Do celebrate milestones and accomplishments

Opt for the carrot over the stick as much as possible. When your team completes a project, beats a target, or leapfrogs a benchmark, be sure to celebrate with them.

Managers, after all, aren't the only ones who need to rack up easy wins. Your celebrations don't have to be extravagant – they can be as simple and modest as taking everyone out for lunch together, or sharing a congratulatory e-mail with other divisions and managers.

The point is to not pass on an opportunity to grow together. The easiest way to succeed at team-building – the buzzword du jour in management and HR circles – is to build your team through its successes.

Don't micro-manage

It's one thing to be detail-oriented; it's another to be obsessive-compulsive. Certainly, every manager ought to care about the small things, and ensure they're being attended to by the right people. But 'the right people' means your team.

As a manager, your job is to hire the best talent and provide them with coaching and mentorship; to ensure they have everything they need to perform and succeed; and to promote teamwork and a winning attitude. Your job is not to try to do the job of your team just because you don't trust them to do it right. While you shouldn't be afraid to join your team in the trenches when necessary, odds are, your job description doesn't overlap with theirs.

Do delegate

The best managers often look like they're not doing any 'managing' at all. That's because they've empowered their staff to take action and make decisions on their own. And frankly, if an employee requires you to be constantly looking over their shoulder or holding their hand, they may need to be trained new, reassigned, or even let go altogether.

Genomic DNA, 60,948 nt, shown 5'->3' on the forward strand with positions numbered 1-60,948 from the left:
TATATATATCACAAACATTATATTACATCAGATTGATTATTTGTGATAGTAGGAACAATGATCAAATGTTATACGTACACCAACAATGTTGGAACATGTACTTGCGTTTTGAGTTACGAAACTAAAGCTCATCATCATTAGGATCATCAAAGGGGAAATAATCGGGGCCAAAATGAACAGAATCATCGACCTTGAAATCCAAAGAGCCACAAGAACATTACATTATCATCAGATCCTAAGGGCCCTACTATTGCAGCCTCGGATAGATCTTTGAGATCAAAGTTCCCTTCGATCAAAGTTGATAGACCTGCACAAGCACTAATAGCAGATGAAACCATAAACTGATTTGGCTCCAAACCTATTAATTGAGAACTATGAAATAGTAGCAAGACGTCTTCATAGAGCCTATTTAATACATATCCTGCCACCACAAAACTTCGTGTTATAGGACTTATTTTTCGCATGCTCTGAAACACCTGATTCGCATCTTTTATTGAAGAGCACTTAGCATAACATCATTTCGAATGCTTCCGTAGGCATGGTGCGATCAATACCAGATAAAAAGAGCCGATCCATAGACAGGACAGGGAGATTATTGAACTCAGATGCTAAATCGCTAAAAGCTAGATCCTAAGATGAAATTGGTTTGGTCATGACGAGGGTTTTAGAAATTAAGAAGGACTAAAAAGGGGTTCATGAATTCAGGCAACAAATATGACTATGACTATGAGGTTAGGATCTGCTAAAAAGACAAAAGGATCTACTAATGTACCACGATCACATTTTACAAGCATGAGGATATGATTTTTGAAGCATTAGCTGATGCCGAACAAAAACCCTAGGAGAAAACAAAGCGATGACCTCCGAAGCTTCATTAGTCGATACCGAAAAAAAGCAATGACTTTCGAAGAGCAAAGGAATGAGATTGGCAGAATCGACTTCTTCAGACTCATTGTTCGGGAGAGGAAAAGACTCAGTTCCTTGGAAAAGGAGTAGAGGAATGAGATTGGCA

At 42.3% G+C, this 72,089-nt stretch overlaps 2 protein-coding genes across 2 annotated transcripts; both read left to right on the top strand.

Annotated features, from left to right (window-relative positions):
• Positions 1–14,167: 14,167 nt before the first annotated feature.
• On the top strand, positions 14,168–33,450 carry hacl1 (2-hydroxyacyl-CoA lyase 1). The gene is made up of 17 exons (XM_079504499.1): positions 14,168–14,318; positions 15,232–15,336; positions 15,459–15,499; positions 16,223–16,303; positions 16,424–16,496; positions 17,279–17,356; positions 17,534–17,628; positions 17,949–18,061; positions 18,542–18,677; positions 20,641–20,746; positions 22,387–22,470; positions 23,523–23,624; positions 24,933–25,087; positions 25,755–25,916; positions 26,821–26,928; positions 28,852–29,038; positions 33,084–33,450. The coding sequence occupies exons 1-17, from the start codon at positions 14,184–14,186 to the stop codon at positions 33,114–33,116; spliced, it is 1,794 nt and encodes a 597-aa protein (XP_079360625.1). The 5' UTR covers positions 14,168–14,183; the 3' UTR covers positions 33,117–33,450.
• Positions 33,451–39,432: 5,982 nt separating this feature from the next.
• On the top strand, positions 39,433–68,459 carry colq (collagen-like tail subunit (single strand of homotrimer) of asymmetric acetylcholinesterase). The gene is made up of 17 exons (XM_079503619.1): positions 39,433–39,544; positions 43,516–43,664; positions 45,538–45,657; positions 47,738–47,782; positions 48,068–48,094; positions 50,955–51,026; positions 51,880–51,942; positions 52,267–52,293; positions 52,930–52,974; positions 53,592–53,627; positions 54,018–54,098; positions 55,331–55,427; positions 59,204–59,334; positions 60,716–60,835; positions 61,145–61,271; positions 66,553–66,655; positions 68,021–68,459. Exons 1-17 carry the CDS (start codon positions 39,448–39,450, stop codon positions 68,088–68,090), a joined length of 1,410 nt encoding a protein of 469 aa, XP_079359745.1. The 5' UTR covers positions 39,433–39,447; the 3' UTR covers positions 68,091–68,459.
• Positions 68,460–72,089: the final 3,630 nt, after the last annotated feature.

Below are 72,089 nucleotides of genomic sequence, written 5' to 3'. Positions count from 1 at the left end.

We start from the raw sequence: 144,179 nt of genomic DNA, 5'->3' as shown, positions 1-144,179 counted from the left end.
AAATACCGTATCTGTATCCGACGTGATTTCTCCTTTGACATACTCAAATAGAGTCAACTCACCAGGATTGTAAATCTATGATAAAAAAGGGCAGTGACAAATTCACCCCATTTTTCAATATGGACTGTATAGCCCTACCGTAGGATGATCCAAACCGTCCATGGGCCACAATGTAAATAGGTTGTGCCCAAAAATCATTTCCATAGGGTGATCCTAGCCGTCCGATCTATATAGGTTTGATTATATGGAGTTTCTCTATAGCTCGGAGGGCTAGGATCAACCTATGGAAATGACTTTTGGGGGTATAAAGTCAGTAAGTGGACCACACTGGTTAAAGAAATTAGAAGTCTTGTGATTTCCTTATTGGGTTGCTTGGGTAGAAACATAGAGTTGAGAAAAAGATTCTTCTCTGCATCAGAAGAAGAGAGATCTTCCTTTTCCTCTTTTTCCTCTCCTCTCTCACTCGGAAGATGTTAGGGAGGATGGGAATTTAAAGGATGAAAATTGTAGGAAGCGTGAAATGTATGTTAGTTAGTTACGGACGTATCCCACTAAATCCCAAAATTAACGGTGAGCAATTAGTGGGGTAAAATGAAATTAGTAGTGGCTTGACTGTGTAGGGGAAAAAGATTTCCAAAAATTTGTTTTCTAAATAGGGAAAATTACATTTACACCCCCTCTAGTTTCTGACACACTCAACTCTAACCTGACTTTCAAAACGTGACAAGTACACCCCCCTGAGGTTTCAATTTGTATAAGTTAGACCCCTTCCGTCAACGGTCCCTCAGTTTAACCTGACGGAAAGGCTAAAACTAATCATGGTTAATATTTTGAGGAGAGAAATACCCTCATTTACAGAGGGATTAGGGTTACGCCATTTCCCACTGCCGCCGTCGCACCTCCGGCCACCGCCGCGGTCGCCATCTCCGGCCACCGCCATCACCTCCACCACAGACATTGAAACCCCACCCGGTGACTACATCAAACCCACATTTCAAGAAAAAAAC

Management is as much about granting autonomy to employees as it is about exercising authority over them. If you're afraid to leave the office for a couple of days, or you demand weekly meetings and progress reports to make sure things are getting done, either you need better staff – or they need a better manager.

Don't be afraid to be human

Many employees see their manager as distant and aloof. To some extent, that's unavoidable. The title, the office, the salary, the authority – all these managerial perks can separate you from your staff.

But just because you're someone's superior doesn't mean you're superior to them.

The biggest mistake a manager can make is to let their ego get the better of them, and to act like a bigshot who has all the answers.

Your staff don't need you to be superhuman – just human. For example, there's evidence to suggest that the most productive workplaces are the ones where people are allowed to have a sense of humour. Crack a joke at your own expense; everyone admires a boss who doesn't take themselves too seriously. And don't be afraid to fraternise with your staff outside of working hours. Get to know your team members as individuals – it will help to humanise you in their eyes.

Do focus on results and performance

Remember: it's not about being loved or adored by your employees, or some other wishy-washy goal. Managing people is not a popularity contest. It's about maximising your team's productivity and energy. Establishing rapport with your staff is a means to an end – to helping both you and them realise your targets and goals, and eliminating any issues or problems that might be in your path to achieving those goals.

 

Relevant courses:

Stepping up to Management

Manager to Leader

 

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The importance of ongoing professional development for IT professionals